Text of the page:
Vision for sustainable growth and development:

The battle over sustainability will be lost or won by how we manage our growth. My vision for sustainable growth requires a drastic departure from the status quo, which approves over one thousand acres of unsustainable, car-centric sprawl each year. Instead, we should plan intentionally for the places we should develop and the places we want to permanently protect. Where we develop, new growth should be 100% transit, bicycle, and pedestrian-oriented; instead of the current City Council policy of requiring no public parks, requiring exclusionary HOAs, and only requiring dedication rather than construction of greenways, all new growth should include public parks, playgrounds, greenways and all new housing within a quarter mile walk to public green space, an integrated variety of housing types, corner shops, live-work units, bicycle infrastructure, sustainable building practices, civic uses, and small-scale employment, all built around transit stops that enhance transit service.

Expanding Housing Choices

EHC was a lot of labor for little payoff where costs often outweighed the benefits. Some of the outcomes of EHC were good (such as facilitating infill development on empty or grayfield lots) while many were bad (like incentivizing teardowns of affordable units and the people who live in those units and replacing them with expensive units and the people that live in them). Some of the worst outcomes of EHC are the many opportunities missed. Below are some key issues with EHC:

  • Suburban Tier. Housing choice is about neighborhood choice and currently the supply of walkable and diverse neighborhoods is scarce, increasingly out of reach to residents’ demand. As we grow out, we only build exclusionary homogenous developments. The former suburban tier represents Durham’s greatest opportunity to achieve multiple key planning objectives, including providing a variety of housing types in a sustainable and complete community design that uses land in an efficient and fiscally responsible manner. Requiring mixed use, walkable, mixed housing development in greenfield areas should be a priority and would be much easier to accomplish than what EHC was trying to do. So fixing zoning in the suburban tier should have been and continues to be a key opportunity and low-hanging fruit for Durham.
  • Explicit Goals. From the beginning there should have been explicit goals for the EHC. There was always confusion about what EHC actually aimed to achieve because the goals were never made clear. Many residents believed it to be an affordable housing plan or plan to mitigate gentrification but it was neither of those things. 
  • Tailored Approach. Each neighborhood is unique, and each holds a different potential for offering housing choices. Through neighborhood planning, opportunities could be identified that could have the double effect of both protecting the things people love and achieving actually impactful density increases and housing variety. Neighborhood planning could identify opportunities for well-designed quadraplexes, apartments, and live-work units that create activity on the street and provide neighborhood-scale services. This approach should be taken seriously like it is in other municipalities, and it would require a commitment to developing a small division within the planning department for 3-4 full-time neighborhood/small area planners under the long-range division. This should not be confused with Neighborhood Protection Overlays.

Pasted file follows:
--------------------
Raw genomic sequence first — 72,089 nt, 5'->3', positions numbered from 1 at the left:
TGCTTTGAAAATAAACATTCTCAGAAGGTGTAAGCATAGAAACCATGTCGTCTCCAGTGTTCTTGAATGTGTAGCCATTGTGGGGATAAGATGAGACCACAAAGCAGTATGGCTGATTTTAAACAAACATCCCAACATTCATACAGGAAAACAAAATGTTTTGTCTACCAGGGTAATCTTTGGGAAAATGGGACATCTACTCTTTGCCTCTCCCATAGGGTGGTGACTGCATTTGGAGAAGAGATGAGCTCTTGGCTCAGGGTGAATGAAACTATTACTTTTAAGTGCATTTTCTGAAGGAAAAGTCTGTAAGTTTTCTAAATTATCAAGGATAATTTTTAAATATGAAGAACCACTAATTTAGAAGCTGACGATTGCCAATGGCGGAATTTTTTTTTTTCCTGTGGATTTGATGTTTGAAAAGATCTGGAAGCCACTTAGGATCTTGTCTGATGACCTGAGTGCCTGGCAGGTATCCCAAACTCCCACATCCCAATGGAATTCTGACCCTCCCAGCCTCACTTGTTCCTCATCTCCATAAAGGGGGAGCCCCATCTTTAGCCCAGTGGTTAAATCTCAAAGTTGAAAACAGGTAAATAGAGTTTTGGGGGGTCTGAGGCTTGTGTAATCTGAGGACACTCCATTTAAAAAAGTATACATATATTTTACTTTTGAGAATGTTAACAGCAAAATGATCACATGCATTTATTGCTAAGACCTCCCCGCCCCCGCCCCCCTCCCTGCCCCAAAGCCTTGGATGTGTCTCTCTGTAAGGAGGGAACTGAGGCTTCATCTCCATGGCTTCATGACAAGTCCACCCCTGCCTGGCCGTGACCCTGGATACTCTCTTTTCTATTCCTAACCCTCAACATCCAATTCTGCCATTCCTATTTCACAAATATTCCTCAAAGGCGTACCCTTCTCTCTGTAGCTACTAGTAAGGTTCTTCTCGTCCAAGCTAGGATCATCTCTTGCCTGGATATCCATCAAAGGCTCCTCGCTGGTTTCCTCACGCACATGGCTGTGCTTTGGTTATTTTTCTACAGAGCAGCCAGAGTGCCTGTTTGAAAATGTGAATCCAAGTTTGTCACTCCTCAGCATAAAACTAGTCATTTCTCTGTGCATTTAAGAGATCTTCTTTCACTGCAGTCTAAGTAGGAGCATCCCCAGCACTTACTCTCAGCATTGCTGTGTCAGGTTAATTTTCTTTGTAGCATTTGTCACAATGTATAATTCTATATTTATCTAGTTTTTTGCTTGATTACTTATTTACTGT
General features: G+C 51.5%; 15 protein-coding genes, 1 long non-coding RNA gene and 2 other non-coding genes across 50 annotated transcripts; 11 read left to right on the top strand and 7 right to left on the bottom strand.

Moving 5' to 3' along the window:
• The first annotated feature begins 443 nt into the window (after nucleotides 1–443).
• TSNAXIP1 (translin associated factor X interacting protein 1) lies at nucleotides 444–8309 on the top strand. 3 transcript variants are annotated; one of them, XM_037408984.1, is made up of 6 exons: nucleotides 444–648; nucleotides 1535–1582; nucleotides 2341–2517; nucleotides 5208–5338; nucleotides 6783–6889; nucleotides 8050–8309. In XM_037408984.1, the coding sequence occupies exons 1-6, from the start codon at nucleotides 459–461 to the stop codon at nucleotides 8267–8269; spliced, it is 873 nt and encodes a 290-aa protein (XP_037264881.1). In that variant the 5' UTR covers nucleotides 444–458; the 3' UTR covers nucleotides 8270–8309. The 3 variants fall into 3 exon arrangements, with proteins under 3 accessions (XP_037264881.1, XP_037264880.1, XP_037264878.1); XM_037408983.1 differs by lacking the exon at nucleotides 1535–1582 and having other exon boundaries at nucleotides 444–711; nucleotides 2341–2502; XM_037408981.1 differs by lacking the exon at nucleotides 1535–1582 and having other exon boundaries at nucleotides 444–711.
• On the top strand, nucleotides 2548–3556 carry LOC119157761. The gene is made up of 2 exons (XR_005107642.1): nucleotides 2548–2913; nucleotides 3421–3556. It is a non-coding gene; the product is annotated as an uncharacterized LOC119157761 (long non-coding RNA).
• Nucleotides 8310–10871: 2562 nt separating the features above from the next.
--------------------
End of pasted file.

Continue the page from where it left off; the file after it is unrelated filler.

• Diverse and Representative Steering Committee. Planning processes like this need to include steering committees made up of respected individuals and local leaders that represent a diversity of interests, expertise, and socio-economic backgrounds and provide meaningful direction throughout the process. They don’t bog down the process – in fact, they help speed up the process through trust building. Steering committees inform big processes and relay information to the community.
  • True Public Engagement. Neighborhoods should not only have been able to answer online polling questions, but should have had a strong say in their future. That means ensuring a linear planning process where residents are the generators of ideas and help prioritize potential strategies. This would not only result in a more trusting public, but would help push major initiatives forward by building support and establishing a sense of ownership. In a good planning process, the last public hearing is a boring public hearing.
  • Permanent Subsidized Housing. Permanent subsidized housing – especially for 60 or 80% ami or below – should be a part of any initiative to significantly increase densities in existing neighborhoods. This means the City, the community land trust, and affordable housing partners should acquire lots and dilapidated houses before upzonings and land costs rise. Gentrification occurs from private market forces more aggressively when we don’t have a more thought-out approach to building and preserving affordable housing.
  • Capital Investments. Increases in density should be coupled with capital investments (or at least a commitment to and method for capturing capital investments), particularly for sidewalks, LID stormwater infrastructure, bike lanes, street trees (between the sidewalk and curb), playground, and bus stops/shelters.